Athletic Greens & Nutritional Deficiencies
We’ve all heard a certain narrative a million times – due to the lack of access to healthy food, sunlight, exercise, and proper hydration, it’s imperative to supplement our diet. Otherwise, a deficiency can make you lethargic, bloated, weak, cause muscle spasms, brain fog, and the list goes on. While real deficiencies do occur and can be a real issue, most supplemental products want consumers to feel as if there’s a numerical formula to put the best fuel in the tank. Very exact percentage daily values are set for every vitamin and mineral that exists, yet the %DV on every label that exists is based off of a 2000 calorie diet with no regard to the eater’s size, gender, diet, or exercise. In reality, the body is a highly variable organism (not a machine). It wasn’t that long ago that consumers didn’t have access to everything all the time.
What would happen if you told a family on an American farm in the 1950’s that they didn’t have enough salmon in their diet so they should take fish oil pills? Our supply chain is so evolved we have access to every vitamin, mineral, and food from all corners of the world. What if you suggested to that same family that they incorporate chia seeds from Peru into their meals because there aren’t enough antioxidants in their food? Turmeric from India for inflation. Or brew kombucha because for the probiotics?
Today we have access to every ingredient around the world, and somehow it feels like we need enough of all of them to keep our bodies functioning optimally. If you don’t eat enough avocado, you could consider adding MCT Oil to your diet. This reductionist mentality oddly enough seems to encourage consumers to consume more, because it looks like every food has only one essential ingredient to use it for. Athletic Greens is a great example of "supplement anxiety".
With 75 ingredients, Athletic Greens (which has rebranded as AG1 recently) purports to provide, “the proper balance of vitamins and minerals is crucial for a well-functioning nervous system, and a fundamental building block of a strong immune system.” It is heavily advertised by health gurus and social media. It has every buzzword in it’s formula from spirulina algae, non-dairy probiotics, and an adaptogenic mushroom complex with ashwagandha and astragalus. Its founder claims to have suffered from chronic illness due to an inability to absorb nutrients, leading him to create the AG1 formula. While that may be something to consider, most people don't suffer from the same disorder.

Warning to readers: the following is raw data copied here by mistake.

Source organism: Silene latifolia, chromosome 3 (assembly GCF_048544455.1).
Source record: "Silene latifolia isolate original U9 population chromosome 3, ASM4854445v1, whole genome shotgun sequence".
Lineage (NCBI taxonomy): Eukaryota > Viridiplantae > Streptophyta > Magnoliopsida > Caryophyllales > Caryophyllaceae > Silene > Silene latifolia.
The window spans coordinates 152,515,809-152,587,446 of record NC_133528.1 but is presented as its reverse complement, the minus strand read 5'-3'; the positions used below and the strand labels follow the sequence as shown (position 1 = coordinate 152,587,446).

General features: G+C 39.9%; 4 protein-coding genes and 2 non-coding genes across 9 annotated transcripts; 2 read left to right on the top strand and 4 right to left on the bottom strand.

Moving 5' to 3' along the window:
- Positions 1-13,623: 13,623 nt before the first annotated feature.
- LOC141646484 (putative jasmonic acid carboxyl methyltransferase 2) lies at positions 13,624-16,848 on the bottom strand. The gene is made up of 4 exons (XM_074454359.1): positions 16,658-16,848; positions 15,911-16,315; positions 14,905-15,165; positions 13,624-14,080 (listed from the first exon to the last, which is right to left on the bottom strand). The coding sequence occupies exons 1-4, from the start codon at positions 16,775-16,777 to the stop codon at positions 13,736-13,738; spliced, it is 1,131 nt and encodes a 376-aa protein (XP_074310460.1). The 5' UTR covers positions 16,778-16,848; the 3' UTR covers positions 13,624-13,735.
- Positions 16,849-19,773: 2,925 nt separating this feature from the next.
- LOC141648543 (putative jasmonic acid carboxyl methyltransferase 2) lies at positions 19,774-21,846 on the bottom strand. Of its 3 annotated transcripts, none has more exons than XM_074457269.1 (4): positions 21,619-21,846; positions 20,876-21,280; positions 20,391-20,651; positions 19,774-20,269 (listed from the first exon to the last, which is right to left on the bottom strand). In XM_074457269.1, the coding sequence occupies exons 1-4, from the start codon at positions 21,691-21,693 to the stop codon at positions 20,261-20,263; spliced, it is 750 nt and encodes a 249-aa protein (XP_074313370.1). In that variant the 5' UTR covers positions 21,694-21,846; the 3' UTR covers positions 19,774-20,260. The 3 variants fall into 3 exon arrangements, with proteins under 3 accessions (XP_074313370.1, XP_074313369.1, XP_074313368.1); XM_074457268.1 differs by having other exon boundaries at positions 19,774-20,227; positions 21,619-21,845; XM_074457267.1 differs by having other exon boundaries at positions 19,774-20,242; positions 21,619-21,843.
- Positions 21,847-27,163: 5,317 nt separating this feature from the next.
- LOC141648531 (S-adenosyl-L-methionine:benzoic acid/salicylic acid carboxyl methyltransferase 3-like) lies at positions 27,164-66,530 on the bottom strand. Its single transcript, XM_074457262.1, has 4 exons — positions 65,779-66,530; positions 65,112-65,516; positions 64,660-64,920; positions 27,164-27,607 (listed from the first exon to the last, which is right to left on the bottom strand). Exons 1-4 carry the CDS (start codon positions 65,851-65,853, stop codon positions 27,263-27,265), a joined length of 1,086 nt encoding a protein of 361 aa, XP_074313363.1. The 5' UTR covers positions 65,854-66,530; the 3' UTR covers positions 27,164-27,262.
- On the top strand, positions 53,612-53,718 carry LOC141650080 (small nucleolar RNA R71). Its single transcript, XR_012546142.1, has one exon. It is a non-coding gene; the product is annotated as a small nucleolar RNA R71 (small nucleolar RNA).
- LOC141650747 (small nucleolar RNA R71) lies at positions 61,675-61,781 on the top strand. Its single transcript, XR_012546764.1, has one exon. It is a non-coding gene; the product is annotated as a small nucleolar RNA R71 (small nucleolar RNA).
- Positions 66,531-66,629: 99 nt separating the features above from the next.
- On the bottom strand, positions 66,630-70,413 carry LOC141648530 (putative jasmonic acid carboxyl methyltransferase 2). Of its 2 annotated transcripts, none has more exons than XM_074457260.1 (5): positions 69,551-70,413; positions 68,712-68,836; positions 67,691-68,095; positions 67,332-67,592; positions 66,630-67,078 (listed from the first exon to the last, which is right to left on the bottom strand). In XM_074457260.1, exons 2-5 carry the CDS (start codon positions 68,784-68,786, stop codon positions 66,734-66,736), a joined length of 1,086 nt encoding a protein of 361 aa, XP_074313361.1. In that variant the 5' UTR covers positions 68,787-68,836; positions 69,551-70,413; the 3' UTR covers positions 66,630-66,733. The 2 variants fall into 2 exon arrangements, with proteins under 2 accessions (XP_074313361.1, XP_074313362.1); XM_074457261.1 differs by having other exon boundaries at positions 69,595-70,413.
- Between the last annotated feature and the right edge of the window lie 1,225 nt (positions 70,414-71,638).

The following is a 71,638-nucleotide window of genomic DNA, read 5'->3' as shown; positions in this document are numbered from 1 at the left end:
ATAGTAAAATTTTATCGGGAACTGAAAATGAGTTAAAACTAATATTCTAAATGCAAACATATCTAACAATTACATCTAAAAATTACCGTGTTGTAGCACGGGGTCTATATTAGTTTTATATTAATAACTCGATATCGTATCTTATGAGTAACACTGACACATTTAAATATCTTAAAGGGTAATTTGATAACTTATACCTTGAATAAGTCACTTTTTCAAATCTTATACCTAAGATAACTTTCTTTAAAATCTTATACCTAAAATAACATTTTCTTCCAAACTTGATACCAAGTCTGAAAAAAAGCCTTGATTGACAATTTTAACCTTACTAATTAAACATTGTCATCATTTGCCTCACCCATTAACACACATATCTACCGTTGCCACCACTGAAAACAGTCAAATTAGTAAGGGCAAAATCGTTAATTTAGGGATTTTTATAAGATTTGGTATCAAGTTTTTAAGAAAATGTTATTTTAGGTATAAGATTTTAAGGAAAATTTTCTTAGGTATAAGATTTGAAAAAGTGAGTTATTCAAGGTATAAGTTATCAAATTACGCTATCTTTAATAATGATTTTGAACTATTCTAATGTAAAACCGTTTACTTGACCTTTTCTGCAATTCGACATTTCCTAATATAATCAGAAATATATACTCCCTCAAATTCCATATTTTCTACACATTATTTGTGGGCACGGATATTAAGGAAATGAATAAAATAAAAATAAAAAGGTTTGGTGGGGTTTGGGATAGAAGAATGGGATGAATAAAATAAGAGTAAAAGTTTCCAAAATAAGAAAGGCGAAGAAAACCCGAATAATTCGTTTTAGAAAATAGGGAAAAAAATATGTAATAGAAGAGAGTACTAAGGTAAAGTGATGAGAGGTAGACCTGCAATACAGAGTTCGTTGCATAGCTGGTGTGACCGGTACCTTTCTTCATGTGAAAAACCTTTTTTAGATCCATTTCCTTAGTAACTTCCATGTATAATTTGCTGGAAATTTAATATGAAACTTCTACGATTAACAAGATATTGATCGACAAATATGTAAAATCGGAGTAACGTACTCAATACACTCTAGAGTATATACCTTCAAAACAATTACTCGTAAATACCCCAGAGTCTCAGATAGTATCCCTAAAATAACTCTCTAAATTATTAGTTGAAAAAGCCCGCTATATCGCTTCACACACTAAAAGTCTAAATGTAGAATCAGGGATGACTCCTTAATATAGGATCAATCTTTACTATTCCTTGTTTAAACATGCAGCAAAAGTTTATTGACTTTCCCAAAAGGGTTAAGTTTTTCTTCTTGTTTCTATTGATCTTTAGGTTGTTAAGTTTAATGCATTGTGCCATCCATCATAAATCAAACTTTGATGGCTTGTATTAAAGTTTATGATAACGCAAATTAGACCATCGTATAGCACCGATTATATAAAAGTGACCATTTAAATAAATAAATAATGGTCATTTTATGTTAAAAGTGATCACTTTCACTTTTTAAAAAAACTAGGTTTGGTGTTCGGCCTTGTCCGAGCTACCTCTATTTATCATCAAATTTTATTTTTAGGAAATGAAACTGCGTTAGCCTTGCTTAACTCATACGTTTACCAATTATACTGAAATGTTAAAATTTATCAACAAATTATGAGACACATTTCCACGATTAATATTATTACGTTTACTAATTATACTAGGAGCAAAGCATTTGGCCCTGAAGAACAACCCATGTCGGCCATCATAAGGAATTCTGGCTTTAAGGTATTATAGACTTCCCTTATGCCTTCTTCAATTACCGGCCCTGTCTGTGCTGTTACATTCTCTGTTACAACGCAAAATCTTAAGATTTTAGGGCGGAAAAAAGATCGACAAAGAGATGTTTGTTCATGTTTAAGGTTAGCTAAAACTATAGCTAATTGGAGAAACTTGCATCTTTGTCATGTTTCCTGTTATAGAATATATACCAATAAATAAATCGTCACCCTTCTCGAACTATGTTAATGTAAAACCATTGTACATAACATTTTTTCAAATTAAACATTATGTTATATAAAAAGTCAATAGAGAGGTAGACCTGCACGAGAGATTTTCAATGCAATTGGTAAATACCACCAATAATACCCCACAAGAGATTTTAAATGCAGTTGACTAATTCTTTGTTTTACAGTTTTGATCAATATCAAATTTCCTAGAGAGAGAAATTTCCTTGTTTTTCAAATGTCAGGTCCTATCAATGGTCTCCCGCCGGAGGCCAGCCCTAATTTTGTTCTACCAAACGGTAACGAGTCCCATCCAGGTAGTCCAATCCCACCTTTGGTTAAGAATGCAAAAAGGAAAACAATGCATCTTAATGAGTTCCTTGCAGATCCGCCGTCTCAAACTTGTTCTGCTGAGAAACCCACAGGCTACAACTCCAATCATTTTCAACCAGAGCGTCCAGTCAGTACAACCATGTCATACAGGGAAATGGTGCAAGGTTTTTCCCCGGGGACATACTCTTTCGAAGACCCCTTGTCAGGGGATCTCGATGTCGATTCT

A serving of AG contains 700mg of Vitamin C, the equivalent of eating 6 oranges.
AG has the Vitamin E of 16 avocados or about 1 cup of sunflower seeds (the Whole Foods bulk type, not the road trip snack). For the main pillars of the formula, are excessively high concentrations that one would never or very rarely be able to consume from a food quantity.
So this isn't a supplement to "get your daily vegetables". It's a lot extra. But for some of the other ingredients it advertises, it seems like it would actually be easier to just eat food.
B12: A 3oz filet of salmon has roughly twice the amount of B12 in a serving of AG1, and doesn’t produce neon urine.
Zinc: AG1 contains about the equivalent of 3 raw oysters worth of zinc.
I always try to use natural remedies whenever possible. Sometimes things work without having “the science” which is just clinical trials to prove it. There has been no research published on the AG1 formula or if it gets digested, metabolized, and absorbed for the body to make use of. However, there has never been a diet in history where a 75 ingredient formula sourced from all over the world (plus algae) and manufactured in New Zealand was necessary.